No More Hip-Hop Sequels!

“Kill the track, annihilate the sequel”

 

– Dilated Peoples

 

People, people, people.

 

Something needs to change.

 

Quickly.

 

This year, we have seen a dangerous trend overtake our genre and upend it into near oblivion. A trend that seems to grow with each passing month. A trend that may cause the very existence of the genre to be in peril.

Auto-tune?

 

Naw. That’ll hopefully continue its steady decline—thanks “D.O.A.”—until it goes the way of hip-house.

 

It’s the ever-growing album sequel phenomenon. It hasn’t reached fever pitch yet but you can feel the lava bubbles getting bigger and bigger. It’s time to cut this off now, though, before the volcano explodes.

 

You can argue the trend started a decade ago with Dre’s 2001, the follow-up to 1992’s classic The Chronic. Hell, you could argue that EPMD has made a career out of it with their Business series, but they at least always switched up the title a bit.

 

One look at this season’s releases confirms our worst fears: Raekwon’s Only Built 4 Cuban Linx…Pt II, Fat Joe’s Jealous One’s Still Envy 2, Canibus’ Rip The Jacker II, N.O.R.E.’s S.O.R.E. (which just looks weird) and, of course, the granddaddy: Jay-Z’s Blueprint 3. (Lil Wayne, no stranger to sequels is currently prepping Tha Carter IV for release next year.)

 

Why do rappers do it? The obvious reason, of course, is to try to capitalize on their biggest record by instantly tying their new project to an already established classic. But there’s a flipside: by equating your latest album with said classic, you’re immediately telling people, “Please, compare these two albums and hold my latest to a higher (usually unachievable) standard than you would just on a cold listen.” To be fair, most listeners use an artist’s classic as an established guidepost consciously or not (“It’s dope, but it’s nothing like so and so”), but to explicitly instill that point can only be detrimental for the artist and, worse, marginalize all of their other works. (Sometimes justifiably. Immobilarity, anyone?)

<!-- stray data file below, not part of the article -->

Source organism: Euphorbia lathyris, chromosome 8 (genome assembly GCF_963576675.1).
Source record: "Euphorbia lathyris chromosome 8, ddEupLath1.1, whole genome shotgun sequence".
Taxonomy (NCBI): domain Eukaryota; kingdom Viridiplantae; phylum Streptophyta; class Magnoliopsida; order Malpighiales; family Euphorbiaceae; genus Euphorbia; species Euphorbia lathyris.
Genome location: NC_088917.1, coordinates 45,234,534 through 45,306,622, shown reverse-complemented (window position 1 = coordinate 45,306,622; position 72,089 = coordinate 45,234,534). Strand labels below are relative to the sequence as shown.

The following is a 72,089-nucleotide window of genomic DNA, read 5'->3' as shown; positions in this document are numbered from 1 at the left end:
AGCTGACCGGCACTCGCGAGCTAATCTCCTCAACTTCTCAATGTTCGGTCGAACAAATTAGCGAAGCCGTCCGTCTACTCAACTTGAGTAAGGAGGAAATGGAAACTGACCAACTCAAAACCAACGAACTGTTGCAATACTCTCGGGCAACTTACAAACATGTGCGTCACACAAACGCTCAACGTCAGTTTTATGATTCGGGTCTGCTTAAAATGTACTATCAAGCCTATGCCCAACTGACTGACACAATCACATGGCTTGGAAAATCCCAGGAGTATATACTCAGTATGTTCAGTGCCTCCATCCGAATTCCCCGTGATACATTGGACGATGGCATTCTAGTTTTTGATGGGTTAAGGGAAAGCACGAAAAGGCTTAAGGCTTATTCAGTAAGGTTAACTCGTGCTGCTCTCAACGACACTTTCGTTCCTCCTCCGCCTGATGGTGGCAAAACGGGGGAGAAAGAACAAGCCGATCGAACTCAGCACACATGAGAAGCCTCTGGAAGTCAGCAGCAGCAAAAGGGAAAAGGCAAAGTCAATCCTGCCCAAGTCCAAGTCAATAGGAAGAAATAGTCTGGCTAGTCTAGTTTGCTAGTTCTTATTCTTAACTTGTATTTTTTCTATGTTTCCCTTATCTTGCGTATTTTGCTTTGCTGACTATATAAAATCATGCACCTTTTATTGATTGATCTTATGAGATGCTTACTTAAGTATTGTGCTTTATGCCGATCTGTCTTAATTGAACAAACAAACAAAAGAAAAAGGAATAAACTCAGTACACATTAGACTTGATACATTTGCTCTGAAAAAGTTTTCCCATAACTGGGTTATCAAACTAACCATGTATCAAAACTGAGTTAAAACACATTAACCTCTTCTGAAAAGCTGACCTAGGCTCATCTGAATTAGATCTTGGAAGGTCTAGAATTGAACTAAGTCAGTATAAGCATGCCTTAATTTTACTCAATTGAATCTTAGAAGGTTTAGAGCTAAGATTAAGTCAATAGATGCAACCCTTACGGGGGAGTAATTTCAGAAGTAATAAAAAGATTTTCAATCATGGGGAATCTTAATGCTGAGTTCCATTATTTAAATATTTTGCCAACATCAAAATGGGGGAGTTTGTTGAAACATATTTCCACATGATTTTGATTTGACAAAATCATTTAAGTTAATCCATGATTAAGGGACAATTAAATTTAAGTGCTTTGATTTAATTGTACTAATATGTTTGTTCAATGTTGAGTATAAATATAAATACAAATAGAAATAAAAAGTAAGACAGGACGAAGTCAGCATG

Don’t get it twisted: this has nothing to do with the quality of the albums themselves. Chef put out one of the best hip-hop albums of the year and Jay-Z? Well, at least the first half was solid. Interestingly, Raekwon’s new one at least sounds similar to the original, while Jay-Z’s latest is the polar opposite to 2001’s The Bluperint. Either way, though, it’s a bizarre trend that, when you think about it, makes absolutely zero sense. In movies, sequels are continuations to a character’s development or plot. Even if you’ve never seen Rocky II, you probably have a pretty good idea that it will be somehow, someway connected to a guy named Rocky. (See Eminem’s upcoming Relapse 2, which uses tracks from the same sessions as the original, for an appropriate use of the sequel.)

 

But music is not cinema. What the hell does The Blueprint 3—sonically, lyrically, thematically—have anything to do with The Blueprint or The Blueprint 2? Had Jay-Z released this album under a different name, there’s no doubt that its already tepid ratings would have at least marginally increased, as at least a certain amount of reviewers and listeners wouldn’t immediately conjure the success of the original and/or the failure of its successor.

 

Which leads us to the absolute nadir of the trend: the sequel of the sequel. Fat Joe dropped Jealous One’s Still Envy 2 (J.O.S.E. 2), the sequel to 2001’s Jealous One’s Still Envy (J.O.S.E.), which itself was a sequel to 1995’s classic Jealous One’s Envy. Emcees can spit all they want about how this or that album is a “continuation” or “progression” and how they’re “getting back to their roots and finding their hunger again,” but to me, this just signals laziness to me. You can’t just put the word “Still” in a title, pick up the check and call it a day if you want to be considered a true artist. Granted, hot music is hot music no matter what the album title is called, but where is the line? Still Jealous One’s Still Envy 3? Still Jealous Still One’s Still Envy 4? Joey Crack is certainly far from the only artist to employ this trick, but you get the idea.

 

What’s next? Tribe Called Quest’s Marauding After Midnight? KRS-One’s Return of Return of the Boom Bap? Common’s Re-resurrection? The Roots’ You Want More? LL Cool J’s Biggerer and Defferer?

 

Consider this a call to arms for the good of the genre. I know artists want to cling to their classics and try to revive them at any opportunity. That’s understandable. But it’s also the easy way out. And once the slippery slope begins, the creativity of all of us falls off the cliff.

 

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